West With The Night

A great joy I take in reading, is in being exposed to completely new perspectives. Of course, all books give you new thoughts, but not all make you deeply ponder things you’ve never thought about before, or places that you have never experienced…

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My father and I regularly exchange books via snail mail. Always wrapped up tight in a square of recycled paper grocery bag, I smile every time a new used book arrives in my mailbox. One of the most recent was West With The Night by Beryl Markham, a book that Ernest Hemingway claimed was so well written, that it put all other writers (including himself) to shame…

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[Photo Credit: Tekniska Museet]

West With The Night is Beryl’s memoir (born in 1902) of growing up in the wilds of Kenya, in what was at the time British East Africa. She spoke Swahili fluently, and only had a pinch of schooling. Her British father owned a farm, and bred racing horses there, while her mother didn’t prefer to live in Africa and moved back to England. Little Beryl grew up quite a free and independent girl. Quite the little spitfire too…

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In her memoir, she describes daylong spear hunting expeditions as a child, going out with the men of a local tribe, walking out into the vast wilderness with those who became her dearest friends and mentors, teaching her to sense and understand the land and animals around her…

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With her father breeding racehorses, she grew up aside these powerful, majestic animals. Whilst still just a youth, she became the first woman in Kenya to become a licensed horse trainer. In later years, six races, horses she trained won Kenya’s East African Derby…

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The majority of Beryl’s memoir is about her flying career. She purchased a plane, became the first person to train to fly in Kenya and go on to earn a commercial pilot’s license. She flew all over Africa, over deserts, mountains, endless swamps and vast landscapes. She flew mail over great distances, picked up the sick and dying to transport them to help, she rescued men downed in the wilderness, where they were near death and hope of survival was fleeting…

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Some of her experiences were so perilous and frightening! Killing a primate that had attacked her so viciously that she had to use pure force and adrenaline to survive the fray and save herself…

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The lion that pounced on her when as a little girl, she ran across his track. It pawed her to the ground and took a bite out of her leg with a fierce roar. Beryl’s description of the lion’s roaring filled me with terror. In the memoir, a man who witnessed this event shared the whole scene. How the little girl was bleeding from every place, how the lion stood upon her, and her harrowing rescue. It’s very powerful…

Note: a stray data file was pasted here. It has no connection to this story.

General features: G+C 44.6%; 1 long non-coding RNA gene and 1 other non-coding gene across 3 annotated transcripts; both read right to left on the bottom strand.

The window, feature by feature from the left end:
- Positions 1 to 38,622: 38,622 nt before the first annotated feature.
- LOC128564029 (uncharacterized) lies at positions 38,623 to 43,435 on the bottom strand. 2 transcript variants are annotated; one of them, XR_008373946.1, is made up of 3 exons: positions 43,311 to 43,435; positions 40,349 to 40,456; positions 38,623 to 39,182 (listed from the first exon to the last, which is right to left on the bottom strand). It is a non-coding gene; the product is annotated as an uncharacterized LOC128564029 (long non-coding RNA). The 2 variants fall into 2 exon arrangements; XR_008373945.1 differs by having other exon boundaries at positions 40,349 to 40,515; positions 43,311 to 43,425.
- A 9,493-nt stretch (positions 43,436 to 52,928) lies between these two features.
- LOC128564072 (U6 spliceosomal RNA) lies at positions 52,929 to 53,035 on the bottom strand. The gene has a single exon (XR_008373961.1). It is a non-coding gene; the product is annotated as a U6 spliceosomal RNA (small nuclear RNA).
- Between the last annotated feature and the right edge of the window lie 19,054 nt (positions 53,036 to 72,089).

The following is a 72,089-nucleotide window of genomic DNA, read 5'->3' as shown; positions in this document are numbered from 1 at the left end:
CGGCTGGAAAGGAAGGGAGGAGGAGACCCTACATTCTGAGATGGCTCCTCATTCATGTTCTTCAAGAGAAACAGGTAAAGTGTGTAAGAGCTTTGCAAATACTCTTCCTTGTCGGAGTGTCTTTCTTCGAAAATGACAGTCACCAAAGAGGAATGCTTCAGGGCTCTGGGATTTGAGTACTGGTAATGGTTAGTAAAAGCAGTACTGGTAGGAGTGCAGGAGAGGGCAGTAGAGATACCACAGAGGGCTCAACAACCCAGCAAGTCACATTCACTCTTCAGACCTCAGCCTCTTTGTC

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And I will never forget the moment when Beryl, while accompanying a Safari, is on the verge of being trampled to death by a mighty young male elephant. Her writing had me feeling like I was right there with her, and I was cowering in fear…

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In 1936, Beryl was the first woman to fly over the Atlantic Ocean from east to west. Long hours of darkness and stormy weather above the ocean in her little craft (the reason for her memoir title West With The Night). During this part of her story, I was holding my breath! She made it to land by the very skin of her nose, her craft nearly crashing into the ocean (but instead diving into the first sliver of land). She should have perished, but remarkably (and much owing to her incredible flying skills) she survived…

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This book moved my thoughts, and made me deeply ponder another’s perspective and experiences, as well as another place so different from what I know. I wondered…if I had been in her shoes, could I have survived, thrived, and accomplished so much? Uhm…

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The vastness of the wilderness she describes frightened me. The threats in nature she shares are overwhelming (to say nothing of the diseases and insects she notes…ahhh). I would never get in a rickety little craft and try to fly it…no way! I might talk to a gentle horse from across a fence, but wouldn’t tread too closely or attempt to tame it (horses are too enormous, strong and unpredictable)….Beryl?! How were you so courageous?

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Ok. If I had been Beryl, I think I’d have aspired to be…the first female entomologist in Kenya! What do you think? That’s courageous, right? I bet you can find some pretty fierce bugs there?! I’d have written my memoir about my run-ins with Goliath Beetles! Ha-ha-HA!

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Yes, Mr. Hemingway was right about Ms. Markham’s spectacular writing skills! Her style and storytelling are remarkable…

I highly recommend West With The Night. Quite an unforgettable journey, with one fearless woman at the helm!